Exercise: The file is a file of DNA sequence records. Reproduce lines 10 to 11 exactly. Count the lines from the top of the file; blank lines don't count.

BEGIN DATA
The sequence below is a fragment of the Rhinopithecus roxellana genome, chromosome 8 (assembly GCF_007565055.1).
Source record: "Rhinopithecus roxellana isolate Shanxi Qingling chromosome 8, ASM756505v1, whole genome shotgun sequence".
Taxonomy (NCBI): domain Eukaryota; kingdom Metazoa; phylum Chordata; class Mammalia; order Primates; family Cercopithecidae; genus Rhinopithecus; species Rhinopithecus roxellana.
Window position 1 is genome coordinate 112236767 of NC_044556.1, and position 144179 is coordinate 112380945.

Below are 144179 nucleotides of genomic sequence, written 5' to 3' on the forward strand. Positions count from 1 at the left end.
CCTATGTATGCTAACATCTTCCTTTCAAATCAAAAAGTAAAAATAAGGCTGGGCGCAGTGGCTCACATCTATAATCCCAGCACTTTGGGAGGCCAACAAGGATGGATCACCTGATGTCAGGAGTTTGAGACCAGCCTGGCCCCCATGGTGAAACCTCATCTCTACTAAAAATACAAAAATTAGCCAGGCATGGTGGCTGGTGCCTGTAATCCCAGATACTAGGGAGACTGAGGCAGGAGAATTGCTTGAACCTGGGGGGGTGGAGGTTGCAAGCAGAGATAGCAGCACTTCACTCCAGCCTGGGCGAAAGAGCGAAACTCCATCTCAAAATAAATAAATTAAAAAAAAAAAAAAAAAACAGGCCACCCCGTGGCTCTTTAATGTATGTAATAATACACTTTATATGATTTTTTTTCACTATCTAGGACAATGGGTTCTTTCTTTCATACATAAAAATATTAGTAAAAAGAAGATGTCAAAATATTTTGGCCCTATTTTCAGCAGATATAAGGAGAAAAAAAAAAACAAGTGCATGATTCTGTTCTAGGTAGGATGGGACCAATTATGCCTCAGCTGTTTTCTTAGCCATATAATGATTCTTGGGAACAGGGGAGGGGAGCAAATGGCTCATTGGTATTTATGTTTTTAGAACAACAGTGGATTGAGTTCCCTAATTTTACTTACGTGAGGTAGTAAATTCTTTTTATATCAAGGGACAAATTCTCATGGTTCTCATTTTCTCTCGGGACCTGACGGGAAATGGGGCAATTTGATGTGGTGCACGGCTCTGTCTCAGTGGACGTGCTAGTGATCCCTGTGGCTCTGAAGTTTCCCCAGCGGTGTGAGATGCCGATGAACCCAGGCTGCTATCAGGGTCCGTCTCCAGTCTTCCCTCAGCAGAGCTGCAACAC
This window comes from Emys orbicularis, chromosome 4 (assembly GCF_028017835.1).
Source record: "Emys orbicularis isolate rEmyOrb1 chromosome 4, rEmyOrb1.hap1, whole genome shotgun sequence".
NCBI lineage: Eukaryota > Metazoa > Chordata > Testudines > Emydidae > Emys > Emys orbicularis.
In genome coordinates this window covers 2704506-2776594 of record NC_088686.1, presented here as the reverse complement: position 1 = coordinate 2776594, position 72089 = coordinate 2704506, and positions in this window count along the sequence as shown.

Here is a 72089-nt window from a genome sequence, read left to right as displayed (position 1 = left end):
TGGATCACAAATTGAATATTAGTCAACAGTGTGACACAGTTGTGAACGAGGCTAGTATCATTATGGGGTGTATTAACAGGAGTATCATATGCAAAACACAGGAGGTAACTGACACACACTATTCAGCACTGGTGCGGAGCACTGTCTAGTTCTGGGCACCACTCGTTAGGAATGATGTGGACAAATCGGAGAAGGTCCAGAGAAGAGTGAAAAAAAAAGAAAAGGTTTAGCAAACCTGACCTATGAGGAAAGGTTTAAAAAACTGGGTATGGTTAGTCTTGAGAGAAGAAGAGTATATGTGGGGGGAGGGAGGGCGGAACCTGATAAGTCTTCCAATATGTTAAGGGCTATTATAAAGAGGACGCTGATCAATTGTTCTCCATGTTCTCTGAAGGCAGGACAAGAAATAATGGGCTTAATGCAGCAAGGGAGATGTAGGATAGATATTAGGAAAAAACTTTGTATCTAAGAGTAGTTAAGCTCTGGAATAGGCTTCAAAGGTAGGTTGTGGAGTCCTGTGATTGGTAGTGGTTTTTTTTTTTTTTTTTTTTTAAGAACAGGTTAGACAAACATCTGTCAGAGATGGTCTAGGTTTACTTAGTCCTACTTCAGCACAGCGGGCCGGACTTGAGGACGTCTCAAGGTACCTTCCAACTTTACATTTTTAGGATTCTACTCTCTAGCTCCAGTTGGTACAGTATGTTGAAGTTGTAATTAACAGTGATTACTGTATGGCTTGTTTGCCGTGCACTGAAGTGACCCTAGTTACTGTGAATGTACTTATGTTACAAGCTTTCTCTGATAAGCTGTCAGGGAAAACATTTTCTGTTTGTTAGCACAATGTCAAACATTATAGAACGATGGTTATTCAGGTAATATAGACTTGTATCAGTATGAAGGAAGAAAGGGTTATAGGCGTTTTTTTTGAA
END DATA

In genome coordinates this window covers 2704506-2776594 of record NC_088686.1, presented here as the reverse complement: position 1 = coordinate 2776594, position 72089 = coordinate 2704506, and positions in this window count along the sequence as shown.

Here is a 72089-nt window from a genome sequence, read left to right as displayed (position 1 = left end):